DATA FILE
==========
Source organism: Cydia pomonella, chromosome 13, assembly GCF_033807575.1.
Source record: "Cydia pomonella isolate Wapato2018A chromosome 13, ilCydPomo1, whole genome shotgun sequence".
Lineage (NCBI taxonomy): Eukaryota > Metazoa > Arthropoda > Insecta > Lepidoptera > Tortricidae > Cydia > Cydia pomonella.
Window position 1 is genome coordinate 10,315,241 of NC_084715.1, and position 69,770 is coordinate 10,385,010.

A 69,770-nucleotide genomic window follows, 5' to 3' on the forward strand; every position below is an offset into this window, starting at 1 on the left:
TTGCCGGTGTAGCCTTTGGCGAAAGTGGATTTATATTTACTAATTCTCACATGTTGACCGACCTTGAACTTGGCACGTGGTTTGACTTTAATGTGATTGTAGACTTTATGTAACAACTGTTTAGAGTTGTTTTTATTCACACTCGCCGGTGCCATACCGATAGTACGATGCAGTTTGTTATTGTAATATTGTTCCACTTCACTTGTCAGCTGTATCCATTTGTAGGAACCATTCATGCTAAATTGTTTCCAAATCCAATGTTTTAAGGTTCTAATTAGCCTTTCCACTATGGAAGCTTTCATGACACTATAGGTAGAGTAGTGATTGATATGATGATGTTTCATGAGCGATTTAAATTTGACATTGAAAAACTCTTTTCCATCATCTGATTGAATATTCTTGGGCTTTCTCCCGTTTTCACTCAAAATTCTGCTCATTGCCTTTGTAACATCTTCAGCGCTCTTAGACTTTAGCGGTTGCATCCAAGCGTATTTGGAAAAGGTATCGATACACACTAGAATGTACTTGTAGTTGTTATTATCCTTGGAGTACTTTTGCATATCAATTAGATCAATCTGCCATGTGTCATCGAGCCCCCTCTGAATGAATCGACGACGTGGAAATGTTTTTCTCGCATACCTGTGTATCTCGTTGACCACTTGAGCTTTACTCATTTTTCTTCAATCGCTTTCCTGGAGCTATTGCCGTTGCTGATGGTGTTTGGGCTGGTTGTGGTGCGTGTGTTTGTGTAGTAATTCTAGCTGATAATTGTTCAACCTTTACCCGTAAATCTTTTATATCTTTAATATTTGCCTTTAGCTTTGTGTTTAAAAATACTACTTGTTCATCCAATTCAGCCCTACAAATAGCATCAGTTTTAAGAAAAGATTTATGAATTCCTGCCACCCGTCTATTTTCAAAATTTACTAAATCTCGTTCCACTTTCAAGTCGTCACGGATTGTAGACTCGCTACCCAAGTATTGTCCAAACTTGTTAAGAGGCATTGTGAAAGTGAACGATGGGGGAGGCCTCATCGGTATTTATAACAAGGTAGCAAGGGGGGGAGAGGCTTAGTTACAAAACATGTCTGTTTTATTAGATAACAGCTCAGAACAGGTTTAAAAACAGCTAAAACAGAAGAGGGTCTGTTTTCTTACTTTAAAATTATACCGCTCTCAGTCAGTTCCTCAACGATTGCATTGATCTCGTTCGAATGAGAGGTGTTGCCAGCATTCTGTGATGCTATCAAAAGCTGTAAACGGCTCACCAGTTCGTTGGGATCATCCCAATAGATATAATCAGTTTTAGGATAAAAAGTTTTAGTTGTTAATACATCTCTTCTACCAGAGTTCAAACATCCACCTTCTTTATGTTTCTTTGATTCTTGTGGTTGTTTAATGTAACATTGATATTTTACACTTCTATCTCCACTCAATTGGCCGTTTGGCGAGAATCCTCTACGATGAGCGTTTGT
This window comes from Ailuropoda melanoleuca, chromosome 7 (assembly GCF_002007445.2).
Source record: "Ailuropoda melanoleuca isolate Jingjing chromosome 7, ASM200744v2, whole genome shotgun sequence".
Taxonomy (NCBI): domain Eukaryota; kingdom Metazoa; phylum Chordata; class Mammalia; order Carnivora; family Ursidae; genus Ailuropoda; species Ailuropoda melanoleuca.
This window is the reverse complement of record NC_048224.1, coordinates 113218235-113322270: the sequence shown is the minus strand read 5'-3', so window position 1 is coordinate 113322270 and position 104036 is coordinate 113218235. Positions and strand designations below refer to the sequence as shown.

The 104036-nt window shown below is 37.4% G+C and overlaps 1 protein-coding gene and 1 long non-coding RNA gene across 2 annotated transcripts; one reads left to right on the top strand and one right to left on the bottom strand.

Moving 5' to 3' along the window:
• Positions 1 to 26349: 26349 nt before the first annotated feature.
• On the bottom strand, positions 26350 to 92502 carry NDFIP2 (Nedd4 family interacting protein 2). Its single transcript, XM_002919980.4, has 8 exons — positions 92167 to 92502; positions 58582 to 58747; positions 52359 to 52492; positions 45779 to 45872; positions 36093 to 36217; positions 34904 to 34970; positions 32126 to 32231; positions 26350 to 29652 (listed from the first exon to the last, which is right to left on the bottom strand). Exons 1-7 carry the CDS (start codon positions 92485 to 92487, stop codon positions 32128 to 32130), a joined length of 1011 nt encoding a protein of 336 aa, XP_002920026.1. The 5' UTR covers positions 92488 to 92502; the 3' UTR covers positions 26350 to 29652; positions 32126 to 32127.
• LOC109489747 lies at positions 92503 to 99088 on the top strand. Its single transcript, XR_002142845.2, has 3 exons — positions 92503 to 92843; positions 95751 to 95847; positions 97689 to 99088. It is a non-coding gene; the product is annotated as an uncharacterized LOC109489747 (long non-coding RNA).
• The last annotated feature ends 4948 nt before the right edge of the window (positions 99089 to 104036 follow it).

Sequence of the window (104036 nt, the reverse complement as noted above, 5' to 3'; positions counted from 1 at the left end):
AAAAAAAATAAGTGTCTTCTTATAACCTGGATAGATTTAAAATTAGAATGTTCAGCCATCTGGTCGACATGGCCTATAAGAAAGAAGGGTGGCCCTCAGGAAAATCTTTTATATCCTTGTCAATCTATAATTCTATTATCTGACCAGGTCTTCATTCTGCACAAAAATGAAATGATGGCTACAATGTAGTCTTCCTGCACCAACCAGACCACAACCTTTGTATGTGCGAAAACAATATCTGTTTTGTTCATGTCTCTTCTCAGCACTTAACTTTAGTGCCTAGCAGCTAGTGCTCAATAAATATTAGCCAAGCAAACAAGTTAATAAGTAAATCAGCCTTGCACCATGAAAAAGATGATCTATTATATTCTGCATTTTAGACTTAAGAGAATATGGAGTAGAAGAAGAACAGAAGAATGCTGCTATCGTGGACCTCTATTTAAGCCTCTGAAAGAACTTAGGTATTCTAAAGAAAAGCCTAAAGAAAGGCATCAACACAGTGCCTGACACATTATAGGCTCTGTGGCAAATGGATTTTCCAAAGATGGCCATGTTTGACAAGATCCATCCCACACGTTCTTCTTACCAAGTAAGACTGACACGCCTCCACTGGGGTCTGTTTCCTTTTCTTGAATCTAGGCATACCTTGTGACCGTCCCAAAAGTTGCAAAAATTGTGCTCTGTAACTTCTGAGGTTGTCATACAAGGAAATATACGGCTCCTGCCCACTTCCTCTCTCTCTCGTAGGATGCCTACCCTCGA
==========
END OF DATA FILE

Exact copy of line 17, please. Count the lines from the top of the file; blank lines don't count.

Sequence of the window (104036 nt, the reverse complement as noted above, 5' to 3'; positions counted from 1 at the left end):